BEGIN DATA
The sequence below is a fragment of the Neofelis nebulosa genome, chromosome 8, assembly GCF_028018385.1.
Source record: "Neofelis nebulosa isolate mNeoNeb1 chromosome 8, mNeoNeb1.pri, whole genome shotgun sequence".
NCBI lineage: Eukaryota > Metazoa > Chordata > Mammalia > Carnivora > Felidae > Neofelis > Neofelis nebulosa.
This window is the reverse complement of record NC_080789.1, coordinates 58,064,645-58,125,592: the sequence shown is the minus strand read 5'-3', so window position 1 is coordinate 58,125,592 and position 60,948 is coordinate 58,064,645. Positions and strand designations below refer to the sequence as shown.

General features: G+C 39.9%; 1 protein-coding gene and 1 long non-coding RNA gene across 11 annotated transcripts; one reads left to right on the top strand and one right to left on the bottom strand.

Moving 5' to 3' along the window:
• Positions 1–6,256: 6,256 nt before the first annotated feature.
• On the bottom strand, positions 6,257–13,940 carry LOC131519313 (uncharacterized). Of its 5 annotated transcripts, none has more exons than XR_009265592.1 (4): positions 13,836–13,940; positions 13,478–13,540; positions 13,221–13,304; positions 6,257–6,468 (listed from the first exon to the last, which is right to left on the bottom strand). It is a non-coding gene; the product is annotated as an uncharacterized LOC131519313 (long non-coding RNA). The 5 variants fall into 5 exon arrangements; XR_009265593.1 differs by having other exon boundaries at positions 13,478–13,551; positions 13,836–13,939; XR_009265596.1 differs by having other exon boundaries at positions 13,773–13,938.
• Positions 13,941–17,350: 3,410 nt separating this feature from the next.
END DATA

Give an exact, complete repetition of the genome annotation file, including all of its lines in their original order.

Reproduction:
The sequence below is a fragment of the Neofelis nebulosa genome, chromosome 8, assembly GCF_028018385.1.
Source record: "Neofelis nebulosa isolate mNeoNeb1 chromosome 8, mNeoNeb1.pri, whole genome shotgun sequence".
NCBI lineage: Eukaryota > Metazoa > Chordata > Mammalia > Carnivora > Felidae > Neofelis > Neofelis nebulosa.
This window is the reverse complement of record NC_080789.1, coordinates 58,064,645-58,125,592: the sequence shown is the minus strand read 5'-3', so window position 1 is coordinate 58,125,592 and position 60,948 is coordinate 58,064,645. Positions and strand designations below refer to the sequence as shown.

General features: G+C 39.9%; 1 protein-coding gene and 1 long non-coding RNA gene across 11 annotated transcripts; one reads left to right on the top strand and one right to left on the bottom strand.

Moving 5' to 3' along the window:
• Positions 1–6,256: 6,256 nt before the first annotated feature.
• On the bottom strand, positions 6,257–13,940 carry LOC131519313 (uncharacterized). Of its 5 annotated transcripts, none has more exons than XR_009265592.1 (4): positions 13,836–13,940; positions 13,478–13,540; positions 13,221–13,304; positions 6,257–6,468 (listed from the first exon to the last, which is right to left on the bottom strand). It is a non-coding gene; the product is annotated as an uncharacterized LOC131519313 (long non-coding RNA). The 5 variants fall into 5 exon arrangements; XR_009265593.1 differs by having other exon boundaries at positions 13,478–13,551; positions 13,836–13,939; XR_009265596.1 differs by having other exon boundaries at positions 13,773–13,938.
• Positions 13,941–17,350: 3,410 nt separating this feature from the next.